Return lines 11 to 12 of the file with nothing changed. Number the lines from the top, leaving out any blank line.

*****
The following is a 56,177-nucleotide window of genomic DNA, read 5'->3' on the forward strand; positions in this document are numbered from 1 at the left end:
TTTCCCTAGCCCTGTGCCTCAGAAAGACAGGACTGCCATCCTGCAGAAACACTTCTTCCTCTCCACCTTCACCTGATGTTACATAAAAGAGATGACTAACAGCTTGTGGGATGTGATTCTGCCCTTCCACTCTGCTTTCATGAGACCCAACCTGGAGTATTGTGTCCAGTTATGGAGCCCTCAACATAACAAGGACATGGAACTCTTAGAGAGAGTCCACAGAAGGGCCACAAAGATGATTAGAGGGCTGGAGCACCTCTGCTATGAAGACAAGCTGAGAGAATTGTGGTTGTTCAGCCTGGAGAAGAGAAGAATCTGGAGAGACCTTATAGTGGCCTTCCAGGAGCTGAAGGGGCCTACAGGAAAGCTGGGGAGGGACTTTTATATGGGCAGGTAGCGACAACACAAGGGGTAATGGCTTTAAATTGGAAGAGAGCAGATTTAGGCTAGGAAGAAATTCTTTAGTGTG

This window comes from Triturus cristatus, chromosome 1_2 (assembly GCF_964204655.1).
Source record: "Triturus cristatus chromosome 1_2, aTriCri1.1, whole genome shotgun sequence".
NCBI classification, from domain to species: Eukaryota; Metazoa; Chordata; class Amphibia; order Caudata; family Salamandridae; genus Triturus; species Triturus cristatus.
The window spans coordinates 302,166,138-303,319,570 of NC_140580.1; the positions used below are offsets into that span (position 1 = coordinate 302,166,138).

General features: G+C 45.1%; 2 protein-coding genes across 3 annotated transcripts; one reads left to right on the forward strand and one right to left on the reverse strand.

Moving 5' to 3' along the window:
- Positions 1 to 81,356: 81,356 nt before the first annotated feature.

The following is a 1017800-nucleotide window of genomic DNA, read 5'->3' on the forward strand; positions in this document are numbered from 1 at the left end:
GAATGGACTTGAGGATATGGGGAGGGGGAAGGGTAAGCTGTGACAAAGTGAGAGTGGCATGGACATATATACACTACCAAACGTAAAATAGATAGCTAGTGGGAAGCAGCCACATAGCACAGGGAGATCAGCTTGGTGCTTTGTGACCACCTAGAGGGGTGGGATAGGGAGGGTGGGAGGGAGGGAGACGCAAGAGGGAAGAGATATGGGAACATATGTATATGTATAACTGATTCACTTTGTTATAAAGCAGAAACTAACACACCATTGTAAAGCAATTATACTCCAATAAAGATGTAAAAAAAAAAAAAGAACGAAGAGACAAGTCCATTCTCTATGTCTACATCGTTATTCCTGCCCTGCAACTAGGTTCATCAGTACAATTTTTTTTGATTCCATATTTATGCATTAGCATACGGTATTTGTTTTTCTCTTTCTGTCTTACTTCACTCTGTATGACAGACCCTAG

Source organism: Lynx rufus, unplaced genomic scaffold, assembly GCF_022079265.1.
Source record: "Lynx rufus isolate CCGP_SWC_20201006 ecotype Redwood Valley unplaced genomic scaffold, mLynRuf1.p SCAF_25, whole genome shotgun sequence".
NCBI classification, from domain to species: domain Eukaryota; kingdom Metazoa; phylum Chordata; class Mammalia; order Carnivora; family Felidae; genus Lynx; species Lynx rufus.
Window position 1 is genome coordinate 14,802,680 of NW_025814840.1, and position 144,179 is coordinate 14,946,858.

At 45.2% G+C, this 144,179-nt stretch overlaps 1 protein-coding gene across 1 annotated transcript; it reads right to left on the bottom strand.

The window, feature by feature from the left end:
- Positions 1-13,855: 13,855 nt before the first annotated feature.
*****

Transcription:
GAATGGACTTGAGGATATGGGGAGGGGGAAGGGTAAGCTGTGACAAAGTGAGAGTGGCATGGACATATATACACTACCAAACGTAAAATAGATAGCTAGTGGGAAGCAGCCACATAGCACAGGGAGATCAGCTTGGTGCTTTGTGACCACCTAGAGGGGTGGGATAGGGAGGGTGGGAGGGAGGGAGACGCAAGAGGGAAGAGATATGGGAACATATGTATATGTATAACTGATTCACTTTGTTATAAAGCAGAAACTAACACACCATTGTAAAGCAATTATACTCCAATAAAGATGTAAAAAAAAAAAAAGAACGAAGAGACAAGTCCATTCTCTATGTCTACATCGTTATTCCTGCCCTGCAACTAGGTTCATCAGTACAATTTTTTTTGATTCCATATTTATGCATTAGCATACGGTATTTGTTTTTCTCTTTCTGTCTTACTTCACTCTGTATGACAGACCCTAG

Source organism: Lynx rufus, unplaced genomic scaffold, assembly GCF_022079265.1.